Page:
Important in studying the affects of parental incarceration on the child is understanding the differing outcomes between mother and father. For further reading into this topic I reccommend looking into the book "Prisoners Once Removed" by Travis and Waul. The book “Prisoners Once Removed” (Travis & Waul, 2003) looks at many affected parts of an incarcerated individuals life, including community, family, and children. Particularly the book looks at the difference in arrest rates of children/adolescents depending on whether they had a missing mother or father due to incarceration. The study found that of the youth with incarcerated mothers, 30% would have been arrested by the age 18. Similarly it was found that 50% of those with fathers incarcerated would have been arrested by the age 18 (p. 143). This book is useful to the research topic because it introduces new types of empirical research and provides implications for crime policies including innovative programs that are proving to be effective at reducing crime and reintegrating offenders to families.

Travis, J., & Waul, M. (2003). Prisoners once removed: The impact of incarceration and reentry on children, families, and communities. Washington, D.C: Urban Institute Press.

Present Day Context and Policies

Much of the literature bases the correlation found in the research on feelings such as shame or guilt relating to the incarceration, or the stigma attached to having an incarcerated parent, and the reactions that stem from this incarceration. Because childhood is seen in most areas of psychology as an important time for development it is important that these children’s feelings of shame, guilt, or exclusion from the “normal” parent-child relationship be prevented or dealt with in healthy ways. I recommend looking at a modern modern example of an approach to the issue is being featured in an online teaching kit called, “Little Children, Big Challenges: Incarceration.” The popular children’s show Sesame Street has introduced a new character who has an incarcerated parent and aims to show children in the same situation they are not alone and to also educate children on the subject to avoid future stigma.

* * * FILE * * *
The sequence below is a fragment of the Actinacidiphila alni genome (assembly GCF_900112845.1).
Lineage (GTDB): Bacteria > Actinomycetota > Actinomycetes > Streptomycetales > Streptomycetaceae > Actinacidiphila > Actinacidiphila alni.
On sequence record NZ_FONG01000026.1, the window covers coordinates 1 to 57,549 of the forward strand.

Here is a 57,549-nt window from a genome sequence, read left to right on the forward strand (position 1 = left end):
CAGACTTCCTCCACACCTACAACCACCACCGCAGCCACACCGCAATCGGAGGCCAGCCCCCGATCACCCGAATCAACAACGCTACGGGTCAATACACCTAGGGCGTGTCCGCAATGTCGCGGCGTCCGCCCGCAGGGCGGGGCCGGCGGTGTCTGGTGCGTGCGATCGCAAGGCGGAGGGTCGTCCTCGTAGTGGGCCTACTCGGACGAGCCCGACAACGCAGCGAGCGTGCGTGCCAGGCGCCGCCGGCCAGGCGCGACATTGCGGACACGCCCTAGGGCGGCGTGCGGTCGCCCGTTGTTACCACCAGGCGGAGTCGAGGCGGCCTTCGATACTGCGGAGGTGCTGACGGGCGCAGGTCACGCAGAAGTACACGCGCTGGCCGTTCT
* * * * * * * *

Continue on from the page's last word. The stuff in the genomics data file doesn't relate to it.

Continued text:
Sesame Street . (2013). Little Children, Big Challenges: Incarceration. [Online Video]. 12 June. Available from: http://downloads.cdn.sesame.org/ss/multi-bitrate/05200070063MP4/05200070063MP4_HD750K.mp4. [Accessed: 08 April 2015].
Bridges, B. (1972). Factors Contributing to Juvenile Delinquency. Journal of Criminal Law and Criminology, 17(4), 531-579.

Parental Mental Illness

Adoption of Behaviours

Feelings of Inferiority and Deprivation: Parents with mental illness have been studied to have children with feelings of inferiority and deprivation. I reccommend looking to the online psychology website "Reading Craze". In one online article in the magazine “ReadingCraze” the issue of psychological problems in parents and its connection to juvenile delinquency is linked to a different type of reaction by the child. Rather than adopting the behaviours of the parent “psychological problems like depression, frustration, aggression or hyper behavior showed by the parents can make the child feel deprived and inferior among friends.” The theory is that the feeling of inferiority or the idea that they’re missing something that other adolescents have can cause risky or delinquent behaviours which can of course lead to incarceration if the behaviours continue into adulthood.